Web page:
The Tenant by Katrine Engberg (2016/2020) was my library book club’s June selection and a murder mystery set in Copenhagen, Denmark with detectives Jeppe Kørner and Anette Werner on the case. The story is mostly told from Kørner’s perspective–he is newly divorced, with a bad back and something of a painkiller dependence. The banter between Kørner and Werner is familiar and they are prone to annoying each other, as one would expect of work partners who spend a lot of time together.
The body of a young woman is found by one of her elderly neighbors (the house is owned by an elderly woman), and people in the owner’s orbit become suspects. The woman’s father has an unusual reaction, but suspicious characters abound. The owner then finds that someone in her writing group described the murder in a Google doc they are critiquing–could it have been one of them? Then there is another murder–is it connected or something completely different?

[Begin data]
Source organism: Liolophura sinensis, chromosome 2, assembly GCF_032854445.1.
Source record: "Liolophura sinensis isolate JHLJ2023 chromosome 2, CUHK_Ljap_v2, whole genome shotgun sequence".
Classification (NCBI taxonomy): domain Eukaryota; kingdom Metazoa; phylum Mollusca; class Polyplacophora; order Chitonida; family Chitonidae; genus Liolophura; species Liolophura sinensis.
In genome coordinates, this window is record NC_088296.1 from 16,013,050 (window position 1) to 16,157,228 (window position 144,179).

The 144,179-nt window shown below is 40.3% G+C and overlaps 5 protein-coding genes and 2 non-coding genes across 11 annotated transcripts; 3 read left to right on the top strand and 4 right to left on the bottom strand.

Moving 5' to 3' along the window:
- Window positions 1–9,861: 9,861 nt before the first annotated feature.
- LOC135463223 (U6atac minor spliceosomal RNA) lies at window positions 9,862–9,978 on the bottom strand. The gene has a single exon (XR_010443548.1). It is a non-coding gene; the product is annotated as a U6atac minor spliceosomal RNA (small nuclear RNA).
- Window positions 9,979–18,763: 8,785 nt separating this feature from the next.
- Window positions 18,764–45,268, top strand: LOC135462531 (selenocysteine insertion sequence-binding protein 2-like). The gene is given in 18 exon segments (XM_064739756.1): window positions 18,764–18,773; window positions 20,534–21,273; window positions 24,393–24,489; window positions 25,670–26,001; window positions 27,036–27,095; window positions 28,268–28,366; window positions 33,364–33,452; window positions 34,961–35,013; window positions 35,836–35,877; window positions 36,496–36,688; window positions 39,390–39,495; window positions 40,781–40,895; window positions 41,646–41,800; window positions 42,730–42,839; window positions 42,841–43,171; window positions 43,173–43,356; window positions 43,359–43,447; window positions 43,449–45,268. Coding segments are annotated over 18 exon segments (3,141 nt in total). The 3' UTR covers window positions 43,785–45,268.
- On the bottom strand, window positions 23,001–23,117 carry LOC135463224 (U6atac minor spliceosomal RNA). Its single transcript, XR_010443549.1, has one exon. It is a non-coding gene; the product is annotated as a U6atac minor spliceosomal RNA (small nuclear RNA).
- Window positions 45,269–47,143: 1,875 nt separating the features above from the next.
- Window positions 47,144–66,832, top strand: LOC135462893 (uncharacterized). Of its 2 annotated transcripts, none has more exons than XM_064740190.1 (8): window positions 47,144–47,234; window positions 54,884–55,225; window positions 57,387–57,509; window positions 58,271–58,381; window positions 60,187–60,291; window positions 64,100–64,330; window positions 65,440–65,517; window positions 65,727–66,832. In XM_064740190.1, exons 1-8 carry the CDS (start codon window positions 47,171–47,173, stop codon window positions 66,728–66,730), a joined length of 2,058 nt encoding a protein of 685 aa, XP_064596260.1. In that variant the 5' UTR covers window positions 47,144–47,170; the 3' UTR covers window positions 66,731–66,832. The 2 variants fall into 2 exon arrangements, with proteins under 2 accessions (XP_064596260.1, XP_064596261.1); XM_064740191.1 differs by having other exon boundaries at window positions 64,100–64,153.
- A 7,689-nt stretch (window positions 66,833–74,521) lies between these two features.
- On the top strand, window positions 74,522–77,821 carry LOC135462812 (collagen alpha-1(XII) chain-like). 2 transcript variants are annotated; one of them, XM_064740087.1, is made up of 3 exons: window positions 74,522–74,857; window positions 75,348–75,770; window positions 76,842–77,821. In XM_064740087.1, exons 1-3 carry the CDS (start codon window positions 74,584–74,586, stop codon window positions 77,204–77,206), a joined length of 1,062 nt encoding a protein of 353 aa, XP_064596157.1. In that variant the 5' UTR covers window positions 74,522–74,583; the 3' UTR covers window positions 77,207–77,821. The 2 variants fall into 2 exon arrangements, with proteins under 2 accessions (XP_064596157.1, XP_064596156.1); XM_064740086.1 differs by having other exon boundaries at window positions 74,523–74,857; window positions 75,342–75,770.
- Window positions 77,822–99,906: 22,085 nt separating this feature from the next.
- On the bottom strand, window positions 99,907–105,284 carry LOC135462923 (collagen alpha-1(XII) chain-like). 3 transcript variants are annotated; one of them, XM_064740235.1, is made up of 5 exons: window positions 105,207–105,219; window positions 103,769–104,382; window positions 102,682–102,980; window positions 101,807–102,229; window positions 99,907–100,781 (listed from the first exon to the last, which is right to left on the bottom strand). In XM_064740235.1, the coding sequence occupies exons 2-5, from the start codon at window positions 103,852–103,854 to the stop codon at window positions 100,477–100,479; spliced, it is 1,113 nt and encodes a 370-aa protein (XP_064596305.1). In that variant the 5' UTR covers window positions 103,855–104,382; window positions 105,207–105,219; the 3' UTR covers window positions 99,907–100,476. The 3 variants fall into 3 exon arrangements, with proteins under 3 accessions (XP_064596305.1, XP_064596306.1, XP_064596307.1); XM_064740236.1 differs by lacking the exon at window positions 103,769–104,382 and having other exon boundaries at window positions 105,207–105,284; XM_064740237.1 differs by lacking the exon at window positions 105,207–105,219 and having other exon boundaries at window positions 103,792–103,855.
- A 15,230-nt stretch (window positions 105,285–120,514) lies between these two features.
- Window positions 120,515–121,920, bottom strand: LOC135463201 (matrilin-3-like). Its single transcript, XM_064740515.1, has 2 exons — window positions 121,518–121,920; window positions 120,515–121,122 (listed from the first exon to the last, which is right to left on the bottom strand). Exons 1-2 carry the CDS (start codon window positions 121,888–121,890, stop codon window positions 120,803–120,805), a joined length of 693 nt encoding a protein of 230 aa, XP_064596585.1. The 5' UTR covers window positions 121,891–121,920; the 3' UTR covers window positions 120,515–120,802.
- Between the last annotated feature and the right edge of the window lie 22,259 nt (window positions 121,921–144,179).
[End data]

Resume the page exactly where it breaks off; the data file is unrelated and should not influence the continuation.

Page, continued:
If you like Scandinavian noir, you’ll probably like it. It was well-plotted, and I didn’t have any idea about the killer or why they killed until the author wanted me to. I liked the descriptions of Denmark since I’ve never been.
But. The author included a lot of discussion of characters’ bodies, from Jeppe being as skinny as Mick Jagger, to Anette looking as hale and hearty as if she’d just had Dea good meal and a lot of sex. I don’t recall any explicit anti-fat bias except that Anette was described as verging on “too big” (too big for what?) but the numerous descriptions of bodies was annoying to me. I’ll call it weight-neutral, but barely.